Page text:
What Home Can Really Mean
Esmond Sage surveilles the situation of renter and tenent organising in the silver city and explores the radical hearth of Union Street.
Living Rent in Aberdeen has a new lease of life (if that expression can be used for a tenants’ union). The tenants’ movement isn’t new here, of course. There’s a history here that we’re only just getting into as we live and make its latest chapter. I’ve been chatting to a knowledgeable local archivist who’s told me about the city’s squatters of the 1930s and 1970s. Living Rent alone has been organising here since its own beginnings about six years ago, but we have ebbed and flowed with the transience of life when our most active members leave the city. Tenants struggle against organisational transience everywhere of course, as they move often, but it seems particularly the case in Aberdeen, where the oil and gas economy sprints then exhausts itself, and everyone it leaves behind has to pick up their things and head elsewhere to catch up.
The very specific problem we have to address for tenants in Aberdeen then is not just how we grow our union in terms of numbers of members, but how we grow a radical tenants’ culture in the city. As long as tenants are precarious, our movement needs a way of remembering and passing on which is more substantial than the second-hand nostalgia I feel going through photos of our predecessors a couple of years back. If the problem of membership numbers can be flippantly framed as a friendly rivalry with the Central Belt (who are well in the lead), then in the problem of culture, I fancy we have a special advantage over our comrades down south. One of my favourite things about Aberdeen is its existing radical culture. The Aberdeen Social Centre just off Union Street is a kind of hearth for numerous radical organisations in the city, including Living Rent. At the Saturday café sessions around the table you will hear thoughtful debates and roving conversations between trade unionists, socialists, anarchists, Trotskyists, members of the left-of-centre parliamentary parties, left utopians, environmentalists, fellow travellers and hangers on. If there is dogma in Aberdeen I haven’t yet tripped over it. Groups forge relationships quickly and quite deeply too.
This eagerness between groups to feed and grow each other, this solidarity, is what will help a tenants’ culture to grow. Solidarity doesn’t stand for long if it’s not international as well. At our last meeting I showed fellow members a newsletter published by the NSRA tenants’ union in Chicago, where a friend of mine lives and organises. Another attendee pointed out we should go to the print workshop across the road who they were sure would be happy to help us produce our own, which could be spread around Aberdeen and indeed, sent back to the States.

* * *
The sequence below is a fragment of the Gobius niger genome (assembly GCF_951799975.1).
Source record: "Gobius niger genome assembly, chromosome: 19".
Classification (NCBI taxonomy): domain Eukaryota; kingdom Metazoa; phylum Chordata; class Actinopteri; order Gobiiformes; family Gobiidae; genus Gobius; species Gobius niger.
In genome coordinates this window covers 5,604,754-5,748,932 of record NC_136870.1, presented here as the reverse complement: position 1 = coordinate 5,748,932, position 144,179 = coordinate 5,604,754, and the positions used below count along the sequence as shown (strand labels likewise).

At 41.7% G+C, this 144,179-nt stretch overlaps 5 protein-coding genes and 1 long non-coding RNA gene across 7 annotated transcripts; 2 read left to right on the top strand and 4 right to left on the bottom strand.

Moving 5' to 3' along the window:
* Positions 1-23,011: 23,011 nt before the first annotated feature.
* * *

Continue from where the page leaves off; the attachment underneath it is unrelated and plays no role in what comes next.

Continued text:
So a tenants’ culture is something which helps us recognise comrades who are distant, be that in space or time. What about those nearby? We suffer from rather bourgeois associations of home as a place of retreat and withdrawal from the world, to ‘recharge’. Our home may be adjacent to but is not seen as being mixed up with anybody else’s. ‘Mi casa es su casa’ is the trite permission granted by a host, at best time-limited and at worst ironic. When the fallacy of domestic inertia becomes clearly apparent, such as when tenements need communal repairs, resolving the problem is invariably a headache. Throw in the rent relation, and most tenants will feel that their condition is a single vertical line between them and their landlord. We need culture to help us see our neighbours as well.
At the moment in Scotland there is a ban on rent hikes until the end of March and a limited ban on evictions until September. These measures amount to very little to stop landlords breaking the law. Several of our members in Aberdeen can attest to appalling experiences of landlords using nefarious getarounds and loopholes to push ‘difficult’ tenants out of their homes or raise rents. There is little else I can write at this moment, as many aren’t ready to share their stories, fearing that, even anonymised, their landlords will be able to identify them and target them with further harassment. This fear, often of bark more than bite, is used by landlords to build imaginary cell walls around tenants, dividing them from each other and convincing them there’s nothing they can do. This fear is what gets dispelled when you build a culture that can find its home in the city, and in so doing, show everyone what home can really mean.
Esmond Sage is a planner and tenants unionist in Aberdeen, where he examines the city’s hauntology and posts places he finds on Instagram @versumdisco.